The National Rehabilitation Centre offers those with drug and alcohol problems a chance to transform their lives. Helena Frith Powell reports on how a new facility is helping the fight against addiction in the UAE.
Hidden away behind a bakery somewhere in uptown Abu Dhabi is a building where some 20 men are quite open about their addiction to drugs and alcohol. As you approach the five-storey building, you begin to realise this is not just another office block. There is something mysterious about the silver facade. If you get within a 2 metre radius of it, a mirrored sliding hatch magically opens, almost before you even know it is there. A security guard demands to know your business and you have to surrender your ID before you are let in. The windows are all mirrors, the walls around the complex high and made of thick perspex, making it impossible to see in. The windows are barred, but rather decoratively barred, giving the place the feel more of a hotel than a hospital. If you happen to ask one of the staff members what they do there, you’ll be hard pressed to get an answer. The National Rehabilitation Centre likes to keep a low profile.
It was founded in 2002 by the late Sheikh Zayed bin Sultan Al Nahyan to help the nation’s addicts overcome their addictions and reintegrate into society. Since its inception it has treated 230 patients, with a success rate of around 35 per cent, close to the global average. Now it is stepping up a notch. There is a recruitment drive to attract the best doctors, researchers and psychiatrists from all over the world. A Dh250 million budget for the new centre has just been approved. It will consist of a beautifully designed dome-shaped building containing 200 rooms with en-suite bathrooms. Outside there will be landscaped gardens with fountains and places to sit in the shade. There are even plans for a swimming pool. It is scheduled for completion in 2011.
“It is a resort-style facility,” explains Dr Hisham Elarabi, head of health education, research and studies at the NRC. “Our aim is to give it a non-punitive feel.” Instead of being thrown in jail, patients here have their debts restructured and an all-encompassing rehab programme that includes a personal fitness trainer, acupuncture and English lessons. At the moment all this takes place in the existing NRC building which, although not a patch on the proposed one, is still not a bad place to live.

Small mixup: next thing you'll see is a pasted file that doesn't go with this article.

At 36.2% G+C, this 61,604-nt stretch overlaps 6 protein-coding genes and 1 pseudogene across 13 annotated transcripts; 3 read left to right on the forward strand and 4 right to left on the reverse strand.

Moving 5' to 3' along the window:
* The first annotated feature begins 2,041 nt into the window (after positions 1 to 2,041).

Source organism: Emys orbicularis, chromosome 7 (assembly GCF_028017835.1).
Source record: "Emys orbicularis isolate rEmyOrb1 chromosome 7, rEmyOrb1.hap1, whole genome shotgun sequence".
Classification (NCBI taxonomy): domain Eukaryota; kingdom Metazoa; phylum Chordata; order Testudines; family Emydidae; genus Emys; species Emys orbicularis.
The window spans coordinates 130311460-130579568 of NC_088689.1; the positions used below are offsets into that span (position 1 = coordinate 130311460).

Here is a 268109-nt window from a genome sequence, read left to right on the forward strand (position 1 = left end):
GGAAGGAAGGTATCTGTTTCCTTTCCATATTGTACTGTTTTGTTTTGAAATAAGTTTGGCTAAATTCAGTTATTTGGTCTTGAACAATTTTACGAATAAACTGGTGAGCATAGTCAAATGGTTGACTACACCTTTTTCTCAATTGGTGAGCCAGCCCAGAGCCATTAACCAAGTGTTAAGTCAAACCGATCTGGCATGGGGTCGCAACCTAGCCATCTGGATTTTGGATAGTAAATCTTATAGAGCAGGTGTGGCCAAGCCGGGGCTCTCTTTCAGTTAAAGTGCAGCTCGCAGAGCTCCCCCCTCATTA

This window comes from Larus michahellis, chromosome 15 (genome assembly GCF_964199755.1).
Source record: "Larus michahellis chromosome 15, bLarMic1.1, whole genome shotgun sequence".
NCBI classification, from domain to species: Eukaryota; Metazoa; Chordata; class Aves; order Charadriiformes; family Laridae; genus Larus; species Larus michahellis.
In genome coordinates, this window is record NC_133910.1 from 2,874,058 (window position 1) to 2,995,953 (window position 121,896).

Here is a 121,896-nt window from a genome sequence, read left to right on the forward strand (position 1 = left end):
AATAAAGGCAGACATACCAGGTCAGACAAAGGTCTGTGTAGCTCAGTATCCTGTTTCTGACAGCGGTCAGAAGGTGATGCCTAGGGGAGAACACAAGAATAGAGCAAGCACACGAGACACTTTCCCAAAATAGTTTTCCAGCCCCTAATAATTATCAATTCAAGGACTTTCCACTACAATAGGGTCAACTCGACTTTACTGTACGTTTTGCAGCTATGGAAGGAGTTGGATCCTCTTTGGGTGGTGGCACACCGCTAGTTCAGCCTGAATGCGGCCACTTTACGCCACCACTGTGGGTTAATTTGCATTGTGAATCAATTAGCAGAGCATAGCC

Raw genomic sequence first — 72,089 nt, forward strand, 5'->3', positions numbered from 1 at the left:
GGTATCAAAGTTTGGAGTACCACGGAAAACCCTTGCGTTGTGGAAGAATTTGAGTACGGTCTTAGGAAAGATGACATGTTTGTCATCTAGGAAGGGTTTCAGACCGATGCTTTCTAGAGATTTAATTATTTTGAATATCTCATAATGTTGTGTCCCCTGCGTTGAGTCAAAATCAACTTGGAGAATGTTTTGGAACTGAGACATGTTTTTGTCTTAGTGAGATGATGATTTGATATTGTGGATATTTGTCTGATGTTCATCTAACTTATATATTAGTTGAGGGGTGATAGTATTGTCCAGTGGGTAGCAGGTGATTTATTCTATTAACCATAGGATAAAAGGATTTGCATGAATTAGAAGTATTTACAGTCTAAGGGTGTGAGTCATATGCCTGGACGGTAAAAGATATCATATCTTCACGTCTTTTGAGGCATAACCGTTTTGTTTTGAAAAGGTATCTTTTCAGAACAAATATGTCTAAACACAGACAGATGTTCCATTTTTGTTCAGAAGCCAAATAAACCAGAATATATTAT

“We provide five-star accommodation,” says Dr Hamad Al Ghaferi, director general of the NRC. Patients’ meals are prepared by an upmarket caterer and their laundry is collected on a daily basis by a local dry- cleaning company. They all have their own bedroom and most have en-suite bathrooms. There is even a VIP section. Is one of these criteria that they have to be nationals?, I ask Dr Elarabi. “No, technically we would look after any individual who is happy to receive treatment,” he says. “But I don’t want to give the impression that a good way to get rid of your problems is to walk into the NRC with a bottle of beer in hand. And locals do take priority.”
Because nationals take priority, there are currently no expats being treated at the NRC, although there is demand. “When I was at an embassy function the other day they asked me if they could send a patient over,” says Dr Al Ghaferi. “Of course, I said we would meet him – we are a humanitarian organisation – but we don’t have the room.” This is one of the reasons for the new facility. Although there are no statistics available in the UAE, since its inception the centre has seen a steady increase in demand. Are there more addicts now? Or perhaps more awareness of the centre and what it offers?
“We’re not sure what the reason is,” says Dr Al Ghaferi, “but the problem is growing. Sheikh Zayed saw this. He was a man who was in touch with his people. He saw that there was a problem that needed addressing and acted on it. The centre was directly linked to the presidential office and so has enjoyed huge support right from the beginning.” It needs huge support. If you were to go to the UK or US equivalent for treatment it would cost around $30,000 a month. Here in Abu Dhabi, as Masud Hassan, a nurse at the NRC, puts it, “everything is covered under the state health care scheme.”